This pain feels like it will never go away.
If you are reading this, then chances are you have lost a precious companion, part of your family even. I am so very deeply sorry for your loss. As a psychotherapist of 38 years (The love of my life, my Dachshund Cocoa, worked in my psychotherapy practice with me for 15 of those years) I can tell you with confidence it won’t always feel this sad, this lonely or this devastating. But telling you that doesn’t lessen the pain you are in now. Your pet was a constant source of joy, love, companionship and of course, unconditional love. So of course you feel devastated. And no one should ever give you the message that these feeling are silly because your loved one was “just a pet”.
1. Grief: Grief is experienced by different people in different ways and it’s compounded not only by sorrow and loss but my other feelings that may accompany your experience. If you had to put Your pet down you may feel overwhelming grief almost as if you killed them. I know you made the best decision you could and the truth is, of course, that you were willing to suffer so they didn’t have to.
2. Anger: You may have anger at the disease that killed them, the accident that happened, the veterinarian that couldn’t save them. This anger makes sense and is part of the pain of saying goodbye.
3. Disbelief: Just acknowledging that your pet is going is so very gut wrenchingly painful. It can feel impossible to believe. The empty space your love one once occupied is incomprehensible, I know.
4. Powerless that can lead to depression: The deep soulful connection you had with your loved one is truly irreplaceable and it can still heal and you can once again feel joy, even joy for another pet companion.
When my beloved Cocoa died, I said I would never get another dog because I never wanted to feel that pain again. I have had 4 dogs since in the 9 years since she passed. What allowed me to have more dogs was that I realized even if I knew when I got her that our 15 years together would never be enough and I would grieve so very deeply when she was gone, I still would not have wanted to miss out on her love in my life.
I promise this will not feel this way forever. I promise.
I deeply hope that this information has been helpful to you, as again, I do know how devastating this loss can be. If you want more healing, more support, please call me. I understand exactly how you feel. I do. Your grief is genuine and deserving of compassion and healing. You can reach me 407-657-8555×1
Much Warmth and Healing,
Marcie S. Cramer, LMHC
Center For the Healing Arts
Center For the Healing Arts is a diverse psychotherapy practice located in Winter Park, Florida, specialize in a variety of therapy services to help provide relief from grief and stress, including from pet loss, in a supportive, nurturing and healing environment. Center For the Healing Arts is directed by Marcie Cramer, M.A., L.M.H.C. and has been serving clients in Winter Park, Orlando, and throughout the Central Florida area for over 38 years.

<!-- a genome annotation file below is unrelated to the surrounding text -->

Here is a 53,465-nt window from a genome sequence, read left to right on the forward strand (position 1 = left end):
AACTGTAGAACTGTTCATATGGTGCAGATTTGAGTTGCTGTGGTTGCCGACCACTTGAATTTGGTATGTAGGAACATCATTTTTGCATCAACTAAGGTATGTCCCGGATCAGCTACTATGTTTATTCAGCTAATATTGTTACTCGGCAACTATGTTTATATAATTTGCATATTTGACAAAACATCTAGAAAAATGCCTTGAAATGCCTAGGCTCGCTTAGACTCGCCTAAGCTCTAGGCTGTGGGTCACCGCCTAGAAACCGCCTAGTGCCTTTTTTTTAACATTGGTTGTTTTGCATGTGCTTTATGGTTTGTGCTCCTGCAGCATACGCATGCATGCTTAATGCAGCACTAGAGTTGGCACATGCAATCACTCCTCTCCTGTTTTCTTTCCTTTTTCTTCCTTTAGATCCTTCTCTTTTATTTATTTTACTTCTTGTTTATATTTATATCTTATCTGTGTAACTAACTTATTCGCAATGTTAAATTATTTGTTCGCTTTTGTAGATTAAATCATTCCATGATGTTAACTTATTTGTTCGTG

Some healing strategies:
1. Rituals are in our lives for a reason. A funeral or memorial service tells our brain our loss is real.. You can’t do it wrong if it is done in a way that makes you feel you are honoring yourself and your loved one.
2. There is no time limit on grief. So even if it has been months since your loss, talk about your loving companion as much as you like. Grief takes its own time and the process needs to be honored as it unfolds.
3. Online there are lots of communities on Loss of animal companions. Most are called “pet loss” and we know that our loved one was so much more than a pet, but ignore the name and go for the connections.
4. Create a legacy. This can be anything that memorializes your companion permanently. A photo album, planting a tree, a time capsule…anything that says, “here is the place I hold the tangible memories of my adored one.”
5. Nurture you well. This may mean crying. A lot. For a While. Again, this can be a way of honoring your loved one. You might not know this but there are healing hormones in emotional tears that are not present in cleansing tears. So crying is actually healing.
6. I do believe if someone has not experienced this loss, they cannot really know the depth of this loss. So, lastly if anyone has the bad manners or just plain ignorance to say to you something like “C’mon, it was just a dog” take a breath, then take another one and say “I understand you have not experienced this bond and cannot understand my deep grief, but please don’t minimize my pain, this loss hurts more than I can possibly express to you.” Next, remind yourself that if these people do not understand they have missed out on a wonderful loving experience of having an animal companion. This is THEIR loss.